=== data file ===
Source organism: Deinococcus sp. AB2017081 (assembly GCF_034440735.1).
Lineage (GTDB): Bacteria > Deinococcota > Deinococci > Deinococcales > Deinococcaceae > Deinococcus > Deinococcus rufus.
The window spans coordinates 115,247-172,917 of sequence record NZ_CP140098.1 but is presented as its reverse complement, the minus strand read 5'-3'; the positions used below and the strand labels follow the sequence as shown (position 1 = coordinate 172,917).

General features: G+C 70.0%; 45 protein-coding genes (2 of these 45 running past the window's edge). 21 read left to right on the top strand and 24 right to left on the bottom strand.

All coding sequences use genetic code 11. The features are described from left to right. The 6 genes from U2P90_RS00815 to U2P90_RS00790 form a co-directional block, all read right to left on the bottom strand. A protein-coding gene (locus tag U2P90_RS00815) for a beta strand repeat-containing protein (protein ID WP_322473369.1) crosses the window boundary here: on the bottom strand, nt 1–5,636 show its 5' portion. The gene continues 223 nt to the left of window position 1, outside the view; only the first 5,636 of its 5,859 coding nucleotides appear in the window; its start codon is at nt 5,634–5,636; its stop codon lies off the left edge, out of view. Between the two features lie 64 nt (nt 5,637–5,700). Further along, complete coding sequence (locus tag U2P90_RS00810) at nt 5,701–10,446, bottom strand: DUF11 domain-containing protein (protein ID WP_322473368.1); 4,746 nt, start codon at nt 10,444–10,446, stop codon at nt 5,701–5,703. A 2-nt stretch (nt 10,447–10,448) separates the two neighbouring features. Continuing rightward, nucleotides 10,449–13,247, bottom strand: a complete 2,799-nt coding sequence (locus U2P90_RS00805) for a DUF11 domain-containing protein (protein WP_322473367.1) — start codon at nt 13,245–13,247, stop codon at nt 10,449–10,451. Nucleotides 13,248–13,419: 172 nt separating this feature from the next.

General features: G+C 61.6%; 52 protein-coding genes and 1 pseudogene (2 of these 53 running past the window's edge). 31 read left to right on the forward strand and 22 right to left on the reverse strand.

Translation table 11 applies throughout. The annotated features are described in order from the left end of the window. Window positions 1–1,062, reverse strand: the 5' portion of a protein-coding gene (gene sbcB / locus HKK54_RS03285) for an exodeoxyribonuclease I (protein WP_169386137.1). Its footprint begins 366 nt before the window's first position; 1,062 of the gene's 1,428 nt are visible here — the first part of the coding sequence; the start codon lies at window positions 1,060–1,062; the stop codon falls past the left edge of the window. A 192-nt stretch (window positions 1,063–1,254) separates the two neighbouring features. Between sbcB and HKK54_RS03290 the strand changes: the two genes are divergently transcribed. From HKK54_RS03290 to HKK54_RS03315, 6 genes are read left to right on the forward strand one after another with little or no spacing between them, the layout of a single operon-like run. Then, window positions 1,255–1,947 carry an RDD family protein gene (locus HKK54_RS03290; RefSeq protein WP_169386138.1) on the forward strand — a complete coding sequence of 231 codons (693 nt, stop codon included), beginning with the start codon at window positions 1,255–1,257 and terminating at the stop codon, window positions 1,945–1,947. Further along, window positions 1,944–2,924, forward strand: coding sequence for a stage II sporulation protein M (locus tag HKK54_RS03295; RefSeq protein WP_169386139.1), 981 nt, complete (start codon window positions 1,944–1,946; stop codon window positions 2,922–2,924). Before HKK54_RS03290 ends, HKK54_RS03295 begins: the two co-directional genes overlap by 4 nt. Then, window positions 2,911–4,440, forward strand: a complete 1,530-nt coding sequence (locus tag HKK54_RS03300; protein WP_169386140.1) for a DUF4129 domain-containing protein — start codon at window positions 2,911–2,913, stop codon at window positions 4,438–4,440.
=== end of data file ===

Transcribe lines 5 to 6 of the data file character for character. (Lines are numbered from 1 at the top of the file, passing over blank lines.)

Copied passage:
All coding sequences use genetic code 11. The features are described from left to right. The 6 genes from U2P90_RS00815 to U2P90_RS00790 form a co-directional block, all read right to left on the bottom strand. A protein-coding gene (locus tag U2P90_RS00815) for a beta strand repeat-containing protein (protein ID WP_322473369.1) crosses the window boundary here: on the bottom strand, nt 1–5,636 show its 5' portion. The gene continues 223 nt to the left of window position 1, outside the view; only the first 5,636 of its 5,859 coding nucleotides appear in the window; its start codon is at nt 5,634–5,636; its stop codon lies off the left edge, out of view. Between the two features lie 64 nt (nt 5,637–5,700). Further along, complete coding sequence (locus tag U2P90_RS00810) at nt 5,701–10,446, bottom strand: DUF11 domain-containing protein (protein ID WP_322473368.1); 4,746 nt, start codon at nt 10,444–10,446, stop codon at nt 5,701–5,703. A 2-nt stretch (nt 10,447–10,448) separates the two neighbouring features. Continuing rightward, nucleotides 10,449–13,247, bottom strand: a complete 2,799-nt coding sequence (locus U2P90_RS00805) for a DUF11 domain-containing protein (protein WP_322473367.1) — start codon at nt 13,245–13,247, stop codon at nt 10,449–10,451. Nucleotides 13,248–13,419: 172 nt separating this feature from the next.

General features: G+C 61.6%; 52 protein-coding genes and 1 pseudogene (2 of these 53 running past the window's edge). 31 read left to right on the forward strand and 22 right to left on the reverse strand.